SILVERSTONE, U.K. -- Fernando Alonso has denied suggestions he is the man pulling the strings at McLaren and insisted he has full faith in CEO Zak Brown to lead the team back to the front of the grid.
McLaren has arrived at its home race a day after confirming the resignation of racing director Eric Boullier, who stepped down amid increasing pressure over the team's poor results this year. The team has announced a restructured leadership team to replace Boullier, with duties split between new sporting director Gil de Ferran, performance director Andrea Stella and team COO Simon Roberts.
The appointments are seen as heavily influenced by Alonso. He worked with De Ferran ahead of his Indy 500 debut in 2017 before the two-time ChampCar champion was hired as a McLaren advisor earlier this year; Stella worked as Alonso's race engineer at Ferrari and came across with him to McLaren in 2015.
Early on in his Thursday media session, Alonso was asked what he felt De Ferran would bring to the team, to which he said: "I don't know. I just drive cars.
"If Zak thinks there are other people now doing other jobs in the team it's because he thinks it's the best thing to do. I trust 100 percent Zak, I trusted 100 percent Eric; I trust always the bosses because they are always the one that have all the information. We just drive cars."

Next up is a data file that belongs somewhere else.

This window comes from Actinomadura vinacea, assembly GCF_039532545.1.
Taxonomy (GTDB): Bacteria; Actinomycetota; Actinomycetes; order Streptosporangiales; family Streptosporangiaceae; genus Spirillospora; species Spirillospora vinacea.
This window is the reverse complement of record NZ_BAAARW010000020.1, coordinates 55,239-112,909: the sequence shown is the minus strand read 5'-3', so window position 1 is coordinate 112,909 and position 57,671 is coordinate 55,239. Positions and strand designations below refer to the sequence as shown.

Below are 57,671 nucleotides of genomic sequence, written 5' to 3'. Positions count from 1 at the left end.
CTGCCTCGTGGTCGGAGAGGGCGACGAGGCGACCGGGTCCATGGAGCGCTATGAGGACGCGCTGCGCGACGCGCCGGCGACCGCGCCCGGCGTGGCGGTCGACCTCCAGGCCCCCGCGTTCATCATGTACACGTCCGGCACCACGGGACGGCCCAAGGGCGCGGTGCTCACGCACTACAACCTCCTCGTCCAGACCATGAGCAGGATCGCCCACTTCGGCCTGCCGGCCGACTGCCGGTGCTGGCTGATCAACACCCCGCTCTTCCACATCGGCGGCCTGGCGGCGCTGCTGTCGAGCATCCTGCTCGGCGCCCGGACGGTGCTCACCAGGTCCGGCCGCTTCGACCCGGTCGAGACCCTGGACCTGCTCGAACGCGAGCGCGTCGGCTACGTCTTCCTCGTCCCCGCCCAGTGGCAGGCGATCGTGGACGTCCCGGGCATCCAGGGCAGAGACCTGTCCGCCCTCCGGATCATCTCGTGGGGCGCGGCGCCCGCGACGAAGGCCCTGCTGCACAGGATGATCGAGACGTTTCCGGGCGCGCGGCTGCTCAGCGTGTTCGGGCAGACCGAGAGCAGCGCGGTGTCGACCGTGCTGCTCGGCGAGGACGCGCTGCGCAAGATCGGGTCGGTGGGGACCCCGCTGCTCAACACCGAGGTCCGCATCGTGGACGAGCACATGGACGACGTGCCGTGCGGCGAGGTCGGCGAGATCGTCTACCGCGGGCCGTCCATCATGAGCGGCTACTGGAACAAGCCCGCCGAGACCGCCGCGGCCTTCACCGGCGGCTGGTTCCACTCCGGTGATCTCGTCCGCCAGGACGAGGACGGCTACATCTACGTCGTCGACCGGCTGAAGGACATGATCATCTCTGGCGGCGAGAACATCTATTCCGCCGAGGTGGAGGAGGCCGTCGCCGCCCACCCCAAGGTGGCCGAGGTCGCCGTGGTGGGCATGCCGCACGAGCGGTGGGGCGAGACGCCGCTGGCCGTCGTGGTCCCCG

That was followed up with the suggestion he was the man leading the team, but Alonso denied that was the case.
"No, I don't think so. But definitely I have more experience than probably all the engineers at the track. You know? My race engineer's in their sixth year in Formula One, the performance engineer's in the fourth year, the tire engineer is in the ninth year, it's my 18th year.
"So some things maybe I try to give my feedback what I've experienced in previous teams or what are my experiences from different tires or different weather conditions or qualifying conditions or stressful moments, whatever. It's no different to any other driver."
Alonso finished Thursday's media session with a declaration of faith in Brown, who he believes has similar leadership qualities to his former Renault boss Flavio Briatore.
"With Zak obviously we have a very close relationship even if it's a short time that we met. As I said before, he's a racer, he understands racing commitment and spirit and I think he's going to be a good leader for the future at McLaren. I trust him, even if he's not designing the car, it wasn't Flavio designing the car but he was a leader and I think Zak is a leader so it's going to be a good time."